Another series of closely watched resistance levels fell by the wayside this week, as forward momentum and a smattering of positive fundamental developments pushed stock proxies higher still.

For the week, the Dow Jones Industrial Average rose 2.4%, eclipsing 9000 for the first time since August 2002 on Wednesday . The S&P 500 surpassed its August high of 965 on Monday , before closing the week up 2.5%. The Nasdaq Composite rallied 2% for the week after besting 1600 on Tuesday for the first time since May 31, 2002.

Each of those levels -- Dow 9000, S&P 965, Nasdaq 1600 -- had been considered by technicians to be likely points for the rally to pause, at least temporarily. But as with many resistance points since the mid-March lows, those levels proved only to be way stations on the path to higher prices.

The week's most dramatic action occurred on Monday and Friday. During both sessions, major averages soared early then saw gains pared dramatically on sharply higher volume. On Friday, the Dow rose 0.2% to 9062.69 but closed well off its early peak of 9215.88. The S&P 500 shed 0.2% to 987.76 vs. its apex of 1007.69 while the Comp slid 1.1% to 1627.42 after trading as high as 1684.10. In Big Board trading, more than 1.8 billion shares changed hands and nearly 3 billion traded in over-the-counter activity.

There was profit-taking in previously red-hot sectors such as biotech, semiconductors, Internet, and homebuilders on Friday. Proxies for each of those groups ended lower Friday -- by between 1.6% and 3.4% -- but for the week, the Amex Biotech Index ended up 7.4%, while the Philadelphia Stock Exchange Semiconductor Index, the Philadelphia Stock Exchange/TheStreet.com Internet Index and the S&P Homebuilding Index each rallied between 1.5% to 1.8%.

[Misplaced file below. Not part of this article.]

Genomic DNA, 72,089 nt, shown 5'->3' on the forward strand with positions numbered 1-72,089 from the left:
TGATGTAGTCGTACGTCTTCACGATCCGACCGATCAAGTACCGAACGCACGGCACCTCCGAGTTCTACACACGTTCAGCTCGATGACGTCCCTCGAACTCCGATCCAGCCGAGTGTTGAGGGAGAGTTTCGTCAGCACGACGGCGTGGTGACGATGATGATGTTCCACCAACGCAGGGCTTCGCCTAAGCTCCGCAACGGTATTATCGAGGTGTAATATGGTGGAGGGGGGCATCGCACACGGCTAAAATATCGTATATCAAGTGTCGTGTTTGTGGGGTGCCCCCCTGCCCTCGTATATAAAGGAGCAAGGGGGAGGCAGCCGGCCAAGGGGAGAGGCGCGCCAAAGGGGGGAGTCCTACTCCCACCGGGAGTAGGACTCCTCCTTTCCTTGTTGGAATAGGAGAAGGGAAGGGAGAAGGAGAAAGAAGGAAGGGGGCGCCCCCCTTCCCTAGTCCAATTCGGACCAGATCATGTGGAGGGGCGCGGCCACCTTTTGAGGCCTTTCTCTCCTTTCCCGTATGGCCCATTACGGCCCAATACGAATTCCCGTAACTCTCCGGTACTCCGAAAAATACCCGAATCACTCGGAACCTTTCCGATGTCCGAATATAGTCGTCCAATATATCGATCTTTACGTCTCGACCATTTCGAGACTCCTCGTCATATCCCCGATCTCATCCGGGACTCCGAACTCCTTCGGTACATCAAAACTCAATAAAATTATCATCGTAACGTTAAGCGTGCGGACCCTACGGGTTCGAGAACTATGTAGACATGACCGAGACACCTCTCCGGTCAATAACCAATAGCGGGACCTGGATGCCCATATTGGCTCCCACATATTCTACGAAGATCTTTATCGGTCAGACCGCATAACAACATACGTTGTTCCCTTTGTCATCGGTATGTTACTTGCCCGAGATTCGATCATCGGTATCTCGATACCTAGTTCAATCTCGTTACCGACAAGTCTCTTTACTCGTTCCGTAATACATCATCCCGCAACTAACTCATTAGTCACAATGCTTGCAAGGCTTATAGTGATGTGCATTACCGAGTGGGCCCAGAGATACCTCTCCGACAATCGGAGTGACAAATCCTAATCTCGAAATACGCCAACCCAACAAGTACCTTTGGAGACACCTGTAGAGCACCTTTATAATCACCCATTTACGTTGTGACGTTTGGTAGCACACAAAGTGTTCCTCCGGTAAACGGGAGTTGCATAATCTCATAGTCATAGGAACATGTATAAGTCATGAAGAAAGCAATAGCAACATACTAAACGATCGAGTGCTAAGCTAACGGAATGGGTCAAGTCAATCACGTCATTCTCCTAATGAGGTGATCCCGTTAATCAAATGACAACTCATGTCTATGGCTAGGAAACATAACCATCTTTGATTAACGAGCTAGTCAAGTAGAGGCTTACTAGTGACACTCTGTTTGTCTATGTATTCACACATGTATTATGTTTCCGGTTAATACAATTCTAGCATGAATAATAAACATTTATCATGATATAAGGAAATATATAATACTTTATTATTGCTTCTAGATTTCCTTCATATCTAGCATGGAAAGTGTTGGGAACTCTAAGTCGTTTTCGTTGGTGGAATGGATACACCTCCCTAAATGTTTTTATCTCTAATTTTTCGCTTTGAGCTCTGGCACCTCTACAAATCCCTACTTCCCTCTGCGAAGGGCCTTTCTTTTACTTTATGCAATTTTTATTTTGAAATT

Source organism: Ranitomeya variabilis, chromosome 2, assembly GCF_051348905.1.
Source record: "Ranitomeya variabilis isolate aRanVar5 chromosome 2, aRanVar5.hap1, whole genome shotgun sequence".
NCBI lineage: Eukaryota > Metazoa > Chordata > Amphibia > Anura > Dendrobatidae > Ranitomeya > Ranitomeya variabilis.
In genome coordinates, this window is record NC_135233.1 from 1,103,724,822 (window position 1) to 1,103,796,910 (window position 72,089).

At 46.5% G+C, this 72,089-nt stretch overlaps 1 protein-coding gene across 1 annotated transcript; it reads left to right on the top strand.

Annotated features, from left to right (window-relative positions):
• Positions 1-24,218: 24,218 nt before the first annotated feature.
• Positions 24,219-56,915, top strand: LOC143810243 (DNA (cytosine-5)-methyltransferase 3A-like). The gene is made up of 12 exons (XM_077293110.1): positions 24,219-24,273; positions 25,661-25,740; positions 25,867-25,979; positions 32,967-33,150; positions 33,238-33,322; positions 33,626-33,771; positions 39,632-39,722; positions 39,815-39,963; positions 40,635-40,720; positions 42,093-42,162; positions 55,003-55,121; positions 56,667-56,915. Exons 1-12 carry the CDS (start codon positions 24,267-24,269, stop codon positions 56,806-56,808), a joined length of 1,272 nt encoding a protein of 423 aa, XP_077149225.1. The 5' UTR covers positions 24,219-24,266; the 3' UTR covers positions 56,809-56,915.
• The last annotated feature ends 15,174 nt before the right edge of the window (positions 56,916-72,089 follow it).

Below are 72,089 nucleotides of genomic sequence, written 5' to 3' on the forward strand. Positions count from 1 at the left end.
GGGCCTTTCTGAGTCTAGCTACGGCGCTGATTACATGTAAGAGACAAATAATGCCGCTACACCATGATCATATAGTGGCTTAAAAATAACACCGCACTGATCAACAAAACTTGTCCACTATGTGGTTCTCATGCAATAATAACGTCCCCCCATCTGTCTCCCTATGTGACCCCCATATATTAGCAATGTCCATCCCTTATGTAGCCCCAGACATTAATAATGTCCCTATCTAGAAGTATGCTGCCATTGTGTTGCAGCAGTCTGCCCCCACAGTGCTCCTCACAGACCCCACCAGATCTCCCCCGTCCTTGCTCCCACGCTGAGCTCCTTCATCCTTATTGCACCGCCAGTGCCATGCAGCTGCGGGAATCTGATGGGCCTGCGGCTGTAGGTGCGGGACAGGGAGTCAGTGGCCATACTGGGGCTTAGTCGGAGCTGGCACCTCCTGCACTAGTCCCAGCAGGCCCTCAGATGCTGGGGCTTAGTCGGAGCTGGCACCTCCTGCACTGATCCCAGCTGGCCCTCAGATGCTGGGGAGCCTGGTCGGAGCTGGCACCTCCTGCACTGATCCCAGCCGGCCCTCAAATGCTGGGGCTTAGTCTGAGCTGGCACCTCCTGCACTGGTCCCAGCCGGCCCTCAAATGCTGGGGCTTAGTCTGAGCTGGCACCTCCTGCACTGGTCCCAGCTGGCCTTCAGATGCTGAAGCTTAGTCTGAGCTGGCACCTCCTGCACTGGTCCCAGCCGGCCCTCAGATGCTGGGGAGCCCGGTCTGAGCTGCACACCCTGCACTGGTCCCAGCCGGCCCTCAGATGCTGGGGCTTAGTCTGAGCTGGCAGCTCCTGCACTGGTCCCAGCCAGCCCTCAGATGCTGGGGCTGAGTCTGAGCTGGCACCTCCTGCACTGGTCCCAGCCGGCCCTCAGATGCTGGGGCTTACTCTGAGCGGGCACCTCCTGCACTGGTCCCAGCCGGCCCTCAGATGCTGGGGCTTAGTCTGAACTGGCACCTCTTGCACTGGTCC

Friday's intraday reversal may augur a short-term peak, but many observers said the same after Monday's early rally and afternoon pullback. None of the big reversal days in recent months produced major follow-through selling, as RealMoney.com contributor James De Porre recalled. "We'd have very quick recoveries as dip-buyers wasted no time in buying weakness."

Whether dip buyers prove wiling to step into this latest breach remains to be seen. Still, the prevailing wisdom is that the market is "overextended in the short-term," as Stanley Nabi, managing director at Credit Suisse Asset Management, which oversees $52 billion, described. "I think some of this froth will subside, reverse itself and then the market will resume its advance."

By froth, Nabi referred to "stocks that are not earning any money so you can't place a value on them going up and up," with small-cap Internet, telecom and biotech names being the most obvious examples.

Still, Nabi remains bullish on the intermediate term and still sees value in sectors such as pharmaceuticals, durable goods and financials. In those areas, his firm has large positions in Johnson & Johnson ( JNJ), United Technologies ( UTX) and Citigroup ( C).

Taxing the Rally

Among the catalysts cited for the week's advance were better-than-expected surveys for both manufacturing and services from the Institute for Supply Management, some not-as-bad-as-feared retail sales, record-setting mortgage and refinancing activity, an upward revision to first-quarter productivity growth, and Friday's smaller-than-expected payroll decline.

Also Friday, the Economic Cycle Research Institute said its weekly leading index rose to an 11-month high of 123.0 from 121.5 in the prior week. The index's four-week moving average rose to 4.4% from 4%.